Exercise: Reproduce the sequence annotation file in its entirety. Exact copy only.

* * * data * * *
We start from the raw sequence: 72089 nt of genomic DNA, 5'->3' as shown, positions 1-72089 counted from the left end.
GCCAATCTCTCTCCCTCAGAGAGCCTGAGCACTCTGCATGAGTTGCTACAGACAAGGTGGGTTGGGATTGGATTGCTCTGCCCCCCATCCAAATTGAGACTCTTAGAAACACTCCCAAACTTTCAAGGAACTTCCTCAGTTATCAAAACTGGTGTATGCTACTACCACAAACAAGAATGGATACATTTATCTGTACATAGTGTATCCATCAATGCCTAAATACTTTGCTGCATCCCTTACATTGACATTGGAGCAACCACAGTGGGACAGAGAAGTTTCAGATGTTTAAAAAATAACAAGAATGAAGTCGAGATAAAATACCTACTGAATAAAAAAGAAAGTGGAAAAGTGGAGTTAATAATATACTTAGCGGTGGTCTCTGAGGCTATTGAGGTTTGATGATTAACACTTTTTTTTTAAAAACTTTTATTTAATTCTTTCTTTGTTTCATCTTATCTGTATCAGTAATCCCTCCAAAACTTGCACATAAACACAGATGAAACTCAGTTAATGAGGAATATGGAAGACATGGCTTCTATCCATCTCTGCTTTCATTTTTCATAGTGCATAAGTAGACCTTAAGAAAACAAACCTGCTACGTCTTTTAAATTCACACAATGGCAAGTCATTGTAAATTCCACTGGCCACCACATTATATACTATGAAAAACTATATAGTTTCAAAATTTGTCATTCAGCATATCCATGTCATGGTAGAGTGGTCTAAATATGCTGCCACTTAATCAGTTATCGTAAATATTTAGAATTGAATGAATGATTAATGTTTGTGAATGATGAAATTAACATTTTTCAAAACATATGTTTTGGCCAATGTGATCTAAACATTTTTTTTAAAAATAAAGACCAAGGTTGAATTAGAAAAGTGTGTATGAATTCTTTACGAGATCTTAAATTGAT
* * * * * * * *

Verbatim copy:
We start from the raw sequence: 72089 nt of genomic DNA, 5'->3' as shown, positions 1-72089 counted from the left end.
GCCAATCTCTCTCCCTCAGAGAGCCTGAGCACTCTGCATGAGTTGCTACAGACAAGGTGGGTTGGGATTGGATTGCTCTGCCCCCCATCCAAATTGAGACTCTTAGAAACACTCCCAAACTTTCAAGGAACTTCCTCAGTTATCAAAACTGGTGTATGCTACTACCACAAACAAGAATGGATACATTTATCTGTACATAGTGTATCCATCAATGCCTAAATACTTTGCTGCATCCCTTACATTGACATTGGAGCAACCACAGTGGGACAGAGAAGTTTCAGATGTTTAAAAAATAACAAGAATGAAGTCGAGATAAAATACCTACTGAATAAAAAAGAAAGTGGAAAAGTGGAGTTAATAATATACTTAGCGGTGGTCTCTGAGGCTATTGAGGTTTGATGATTAACACTTTTTTTTTAAAAACTTTTATTTAATTCTTTCTTTGTTTCATCTTATCTGTATCAGTAATCCCTCCAAAACTTGCACATAAACACAGATGAAACTCAGTTAATGAGGAATATGGAAGACATGGCTTCTATCCATCTCTGCTTTCATTTTTCATAGTGCATAAGTAGACCTTAAGAAAACAAACCTGCTACGTCTTTTAAATTCACACAATGGCAAGTCATTGTAAATTCCACTGGCCACCACATTATATACTATGAAAAACTATATAGTTTCAAAATTTGTCATTCAGCATATCCATGTCATGGTAGAGTGGTCTAAATATGCTGCCACTTAATCAGTTATCGTAAATATTTAGAATTGAATGAATGATTAATGTTTGTGAATGATGAAATTAACATTTTTCAAAACATATGTTTTGGCCAATGTGATCTAAACATTTTTTTTAAAAATAAAGACCAAGGTTGAATTAGAAAAGTGTGTATGAATTCTTTACGAGATCTTAAATTGAT